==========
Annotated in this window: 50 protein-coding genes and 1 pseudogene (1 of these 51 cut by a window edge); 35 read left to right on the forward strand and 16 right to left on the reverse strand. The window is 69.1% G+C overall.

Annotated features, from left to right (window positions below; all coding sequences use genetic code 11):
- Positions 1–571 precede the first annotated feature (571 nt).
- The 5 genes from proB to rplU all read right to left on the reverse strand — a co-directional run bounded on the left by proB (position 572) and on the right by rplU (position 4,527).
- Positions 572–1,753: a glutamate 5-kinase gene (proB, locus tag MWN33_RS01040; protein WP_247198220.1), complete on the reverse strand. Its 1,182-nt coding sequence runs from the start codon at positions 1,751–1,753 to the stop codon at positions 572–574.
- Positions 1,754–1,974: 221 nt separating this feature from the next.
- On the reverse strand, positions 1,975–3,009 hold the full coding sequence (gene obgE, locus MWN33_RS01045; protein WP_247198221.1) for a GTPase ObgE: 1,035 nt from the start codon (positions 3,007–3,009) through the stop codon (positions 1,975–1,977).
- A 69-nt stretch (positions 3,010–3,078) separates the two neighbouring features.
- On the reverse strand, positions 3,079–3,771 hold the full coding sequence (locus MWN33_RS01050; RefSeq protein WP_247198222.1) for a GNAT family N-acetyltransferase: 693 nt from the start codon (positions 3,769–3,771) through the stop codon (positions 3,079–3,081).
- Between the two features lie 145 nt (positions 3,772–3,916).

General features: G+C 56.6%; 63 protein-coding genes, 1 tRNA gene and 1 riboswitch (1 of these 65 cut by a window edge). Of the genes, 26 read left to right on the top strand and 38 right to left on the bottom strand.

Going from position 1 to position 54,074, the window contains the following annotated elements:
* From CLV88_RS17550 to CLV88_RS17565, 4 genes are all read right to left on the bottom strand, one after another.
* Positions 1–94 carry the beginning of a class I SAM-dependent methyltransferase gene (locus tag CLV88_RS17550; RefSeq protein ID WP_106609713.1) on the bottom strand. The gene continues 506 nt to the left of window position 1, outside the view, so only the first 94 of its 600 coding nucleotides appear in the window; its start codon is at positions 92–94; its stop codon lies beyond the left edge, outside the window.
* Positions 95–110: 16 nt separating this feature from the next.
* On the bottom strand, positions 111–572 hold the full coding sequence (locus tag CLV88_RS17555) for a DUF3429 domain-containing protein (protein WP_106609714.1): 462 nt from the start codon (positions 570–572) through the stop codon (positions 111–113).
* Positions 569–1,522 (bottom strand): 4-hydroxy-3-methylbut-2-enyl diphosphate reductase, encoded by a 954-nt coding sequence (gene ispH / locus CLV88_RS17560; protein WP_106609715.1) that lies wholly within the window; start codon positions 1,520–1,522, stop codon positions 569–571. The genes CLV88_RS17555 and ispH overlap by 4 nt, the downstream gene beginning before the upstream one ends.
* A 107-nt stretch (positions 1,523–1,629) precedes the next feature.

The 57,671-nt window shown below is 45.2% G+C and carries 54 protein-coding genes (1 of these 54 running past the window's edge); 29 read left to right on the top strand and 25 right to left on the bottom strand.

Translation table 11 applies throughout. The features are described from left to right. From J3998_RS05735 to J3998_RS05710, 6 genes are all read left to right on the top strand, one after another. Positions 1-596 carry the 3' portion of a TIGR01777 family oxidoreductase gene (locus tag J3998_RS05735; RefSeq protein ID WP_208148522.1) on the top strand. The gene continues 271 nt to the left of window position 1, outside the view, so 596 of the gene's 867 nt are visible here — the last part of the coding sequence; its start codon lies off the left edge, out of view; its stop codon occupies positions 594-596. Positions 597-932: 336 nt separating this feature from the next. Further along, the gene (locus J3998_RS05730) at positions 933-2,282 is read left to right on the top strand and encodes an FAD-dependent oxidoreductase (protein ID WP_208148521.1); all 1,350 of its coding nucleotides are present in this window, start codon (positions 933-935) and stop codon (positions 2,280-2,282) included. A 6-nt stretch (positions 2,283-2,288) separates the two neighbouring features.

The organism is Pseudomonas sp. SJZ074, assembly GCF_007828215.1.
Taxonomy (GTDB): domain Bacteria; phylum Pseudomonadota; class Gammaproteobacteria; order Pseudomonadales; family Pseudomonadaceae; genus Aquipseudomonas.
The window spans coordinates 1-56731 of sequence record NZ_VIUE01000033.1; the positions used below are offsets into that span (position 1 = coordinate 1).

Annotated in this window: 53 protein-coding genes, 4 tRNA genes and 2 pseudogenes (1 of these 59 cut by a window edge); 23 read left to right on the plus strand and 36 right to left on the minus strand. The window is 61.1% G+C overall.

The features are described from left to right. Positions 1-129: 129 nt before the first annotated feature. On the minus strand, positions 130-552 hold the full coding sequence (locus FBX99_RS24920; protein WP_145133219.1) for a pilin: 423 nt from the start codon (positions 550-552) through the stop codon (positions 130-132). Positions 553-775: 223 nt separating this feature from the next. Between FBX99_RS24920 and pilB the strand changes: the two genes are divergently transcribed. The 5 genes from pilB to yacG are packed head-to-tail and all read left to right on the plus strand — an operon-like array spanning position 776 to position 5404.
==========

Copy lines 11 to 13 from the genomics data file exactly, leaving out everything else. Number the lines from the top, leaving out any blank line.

General features: G+C 56.6%; 63 protein-coding genes, 1 tRNA gene and 1 riboswitch (1 of these 65 cut by a window edge). Of the genes, 26 read left to right on the top strand and 38 right to left on the bottom strand.

Going from position 1 to position 54,074, the window contains the following annotated elements:
* From CLV88_RS17550 to CLV88_RS17565, 4 genes are all read right to left on the bottom strand, one after another.